Nothing fishy about this soy success story

Guest Blog by Aaron Putze, Iowa Soybean Association

When soybean farmers say their “real” customers are pigs, they truly mean it.

That reference to the importance of swine rations in driving demand for soy, however, is in no way a slight to other important markets.

That includes those with fins, scales and gills.

As developing countries strive to feed their growing populations more protein, fish is increasingly on the menu . . . and not just species harvested from streams, rivers and oceans.

According to the Food and Agriculture Organization, global average consumption of fish and other seafood reached a record high of 20.5 kilograms per person in 2019. That amount is expected to increase as the quality and affordability of fish improves.

Enter Iowa and U.S. soybean farmers.

To meet the growing demand and taste for quality, farm-raised fish, professional feed using ingredients other than fishmeal and fish oil are coming into vogue. Soy is the most-used protein source in aquafeeds worldwide. According to the Global Seafood Alliance, soybean meal, soy protein concentrates, and soybean oil are increasingly go-to feed ingredients required for many farmed species.

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Soy Fish Feed

Research funded by soybean farmers has played a key role in developing this win-win demand driver. More appetite for sustainably produced and healthy fish is a boon to soybean demand.

In addition to developing soy-based feeds ideally suited for hungry fish and shrimp, soybean farmers have also played a key role in developing new ways to produce farm-raised fish. They are advancing educational activities carried out by the U.S. Soybean Export Council (USSEC) to train people in developing countries on how to manufacture professional feed using soy.

Iowa soybean farmers take great pride in the role they’ve played in developing better methods and feed for producing fish.

But the story doesn’t end there.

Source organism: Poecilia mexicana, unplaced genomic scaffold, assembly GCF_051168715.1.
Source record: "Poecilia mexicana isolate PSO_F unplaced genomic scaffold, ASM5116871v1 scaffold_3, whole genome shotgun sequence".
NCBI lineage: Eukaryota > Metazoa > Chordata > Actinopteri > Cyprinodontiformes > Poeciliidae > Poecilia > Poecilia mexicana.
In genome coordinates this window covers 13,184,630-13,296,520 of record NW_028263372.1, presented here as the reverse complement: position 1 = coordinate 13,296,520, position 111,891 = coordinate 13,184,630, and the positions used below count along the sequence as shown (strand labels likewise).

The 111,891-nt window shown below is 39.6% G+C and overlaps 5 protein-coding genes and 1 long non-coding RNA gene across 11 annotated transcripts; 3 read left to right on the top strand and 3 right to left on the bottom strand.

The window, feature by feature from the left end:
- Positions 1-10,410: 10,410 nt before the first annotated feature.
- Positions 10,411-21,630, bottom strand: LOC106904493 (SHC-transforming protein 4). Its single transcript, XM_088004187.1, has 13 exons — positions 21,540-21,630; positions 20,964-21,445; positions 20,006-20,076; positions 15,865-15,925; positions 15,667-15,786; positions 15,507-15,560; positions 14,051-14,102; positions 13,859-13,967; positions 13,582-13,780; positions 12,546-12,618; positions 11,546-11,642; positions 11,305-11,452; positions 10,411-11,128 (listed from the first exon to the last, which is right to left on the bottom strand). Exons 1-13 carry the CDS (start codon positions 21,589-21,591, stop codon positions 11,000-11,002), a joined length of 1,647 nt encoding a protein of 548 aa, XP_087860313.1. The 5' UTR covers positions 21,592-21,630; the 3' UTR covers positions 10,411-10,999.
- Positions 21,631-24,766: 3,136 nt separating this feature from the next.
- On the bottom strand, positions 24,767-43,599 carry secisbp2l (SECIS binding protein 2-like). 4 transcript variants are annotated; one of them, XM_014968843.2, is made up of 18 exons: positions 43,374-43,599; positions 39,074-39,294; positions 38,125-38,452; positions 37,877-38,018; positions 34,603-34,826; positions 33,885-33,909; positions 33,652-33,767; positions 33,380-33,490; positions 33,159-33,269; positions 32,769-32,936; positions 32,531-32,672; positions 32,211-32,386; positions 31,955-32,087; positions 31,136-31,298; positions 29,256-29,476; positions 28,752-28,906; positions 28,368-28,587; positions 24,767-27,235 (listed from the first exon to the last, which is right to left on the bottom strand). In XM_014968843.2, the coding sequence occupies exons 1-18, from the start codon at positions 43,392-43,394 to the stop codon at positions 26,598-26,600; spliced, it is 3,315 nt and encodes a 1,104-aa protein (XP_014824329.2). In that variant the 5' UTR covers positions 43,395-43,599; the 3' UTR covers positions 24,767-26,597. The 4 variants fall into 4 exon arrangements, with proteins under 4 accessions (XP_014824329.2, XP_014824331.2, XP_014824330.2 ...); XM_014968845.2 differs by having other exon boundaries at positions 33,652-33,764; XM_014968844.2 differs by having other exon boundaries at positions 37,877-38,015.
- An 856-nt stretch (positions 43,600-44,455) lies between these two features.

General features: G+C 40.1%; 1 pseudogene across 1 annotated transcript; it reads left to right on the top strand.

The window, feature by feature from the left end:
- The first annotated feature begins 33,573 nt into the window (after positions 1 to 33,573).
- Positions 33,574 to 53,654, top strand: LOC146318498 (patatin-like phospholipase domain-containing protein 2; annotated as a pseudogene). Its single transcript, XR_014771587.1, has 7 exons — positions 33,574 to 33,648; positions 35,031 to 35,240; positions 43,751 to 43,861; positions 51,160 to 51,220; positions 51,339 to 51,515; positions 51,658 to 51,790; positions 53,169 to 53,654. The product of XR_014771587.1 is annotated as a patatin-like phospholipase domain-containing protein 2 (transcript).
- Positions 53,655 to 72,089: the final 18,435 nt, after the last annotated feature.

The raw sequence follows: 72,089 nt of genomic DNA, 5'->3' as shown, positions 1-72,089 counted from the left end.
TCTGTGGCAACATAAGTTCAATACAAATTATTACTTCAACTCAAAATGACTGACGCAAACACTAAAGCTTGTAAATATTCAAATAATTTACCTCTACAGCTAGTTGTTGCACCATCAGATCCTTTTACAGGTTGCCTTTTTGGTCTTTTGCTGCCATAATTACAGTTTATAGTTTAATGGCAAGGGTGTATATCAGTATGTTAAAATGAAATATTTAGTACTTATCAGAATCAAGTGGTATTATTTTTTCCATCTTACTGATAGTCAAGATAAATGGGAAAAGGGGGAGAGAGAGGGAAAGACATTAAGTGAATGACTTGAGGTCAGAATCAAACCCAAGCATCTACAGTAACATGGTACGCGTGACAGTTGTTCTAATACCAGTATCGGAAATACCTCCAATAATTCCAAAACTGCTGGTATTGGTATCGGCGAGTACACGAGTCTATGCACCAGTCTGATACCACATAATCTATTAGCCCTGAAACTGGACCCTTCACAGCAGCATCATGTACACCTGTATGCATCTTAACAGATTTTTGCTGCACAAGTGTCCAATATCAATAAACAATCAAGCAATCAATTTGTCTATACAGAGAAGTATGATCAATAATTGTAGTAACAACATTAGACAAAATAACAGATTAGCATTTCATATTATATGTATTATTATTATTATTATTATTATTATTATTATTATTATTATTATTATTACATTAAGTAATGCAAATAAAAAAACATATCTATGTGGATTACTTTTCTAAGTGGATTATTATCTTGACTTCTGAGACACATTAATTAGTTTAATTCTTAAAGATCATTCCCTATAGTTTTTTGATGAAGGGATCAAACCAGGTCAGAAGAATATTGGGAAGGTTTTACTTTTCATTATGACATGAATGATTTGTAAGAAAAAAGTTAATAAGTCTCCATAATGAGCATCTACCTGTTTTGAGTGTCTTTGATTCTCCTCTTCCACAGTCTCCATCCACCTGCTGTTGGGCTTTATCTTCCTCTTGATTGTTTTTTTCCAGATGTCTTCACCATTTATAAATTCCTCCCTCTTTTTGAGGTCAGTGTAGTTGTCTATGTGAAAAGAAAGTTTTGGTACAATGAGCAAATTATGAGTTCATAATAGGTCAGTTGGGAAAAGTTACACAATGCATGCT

Soy Excellence Centers (SECs) were launched by USSEC in 2019. They offer professional training in a variety of curriculums including feed milling, soybean processing and refining and poultry, dairy, swine and fish production.

More than 6,500 trainees have participated in SECs. One such center operates in Egypt – a facility I was able to see firsthand during a trade mission to the country of 110 million earlier this year. Better training, fish feed and production methods have had a profound impact. The metric tonnage of farm-raised fish production has increased from 600,000 in 2005 to nearly 1.5 million in 2019. Production is projected to surpass 2 million metric tons by 2030.

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Aaron Putze in Egypt at a Soy Excellence Center

Farm-raised fish account for almost 80% of Egypt’s seafood market, up from 50% in 2012. Tilapia is the choice of 80% of Egyptians. Other fish species include catfish, sea bass, mullet and carp. Shrimp production is gaining in popularity as farmers seek to diversify and capture greater premiums and profits.

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Harvesting Tilapia in Egypt

Give the people of a country a fish, and they’ll eat for a day. Teach them how to produce fish (and poultry and milk), and they’ll eat for a lifetime.

That’s the power of soy and Iowa’s soybean farmers.

Aaron serves as Chief Officer of Strategy and Brand Management for Iowa Soybean Association. You can reach Aaron at 515-975-4168 or

All this talk of fish made us hungry for a yummy Friday recipe! Check out this Lemony Shrimp Scampi Linguine from The Iowa Food and Family Project.

Lemony Shrimp Scampi Linguine


  • 1 pound linguine pasta
  • 4 tablespoons olive oil, divided
  • ½ teaspoon garlic salt
  • ¾ cup chopped fresh parsley leaves, divided
  • 3 tablespoons butter
  • 6 cloves garlic, minced
  • 1 teaspoon salt
  • ¼ teaspoon freshly cracked
  • black pepper
  • 2 pounds large shrimp
  • Zest and juice of one lemon
  • ½ cup chopped fresh parsley leaves
  • ¼ teaspoon crushed red pepper flakes (use ½ teaspoon if additional
    spice is desired)


  • Freshly grated parmesan cheese
  • Chopped fresh parsley leaves
  • Lemon slices


Prepare pasta in boiling water and cook until al dente, around 1 minute less than package instructions indicate.

Drain and toss with 1 tablespoon of olive oil, sprinkle with garlic salt and ¼ cup of fresh parsley and set aside.

In a large skillet, over medium-low heat, melt the butter and remaining olive oil. Add the garlic, salt and pepper and sauté for 1 minute.

Add shrimp and cook for approximately 5 minutes, stirring occasionally until shrimp are cooked throughout and pink in color.

Remove from heat and add lemon zest, lemon juice, parsley and crushed red pepper flakes. Stir to combine.

Add pasta to skillet and toss together to coat pasta.

Serve immediately with freshly grated parmesan cheese and salt and pepper to taste.

Garnish dish with thinly sliced lemon and chopped parsley.


Recipe and photo courtesy of Iowa Food and Family Project.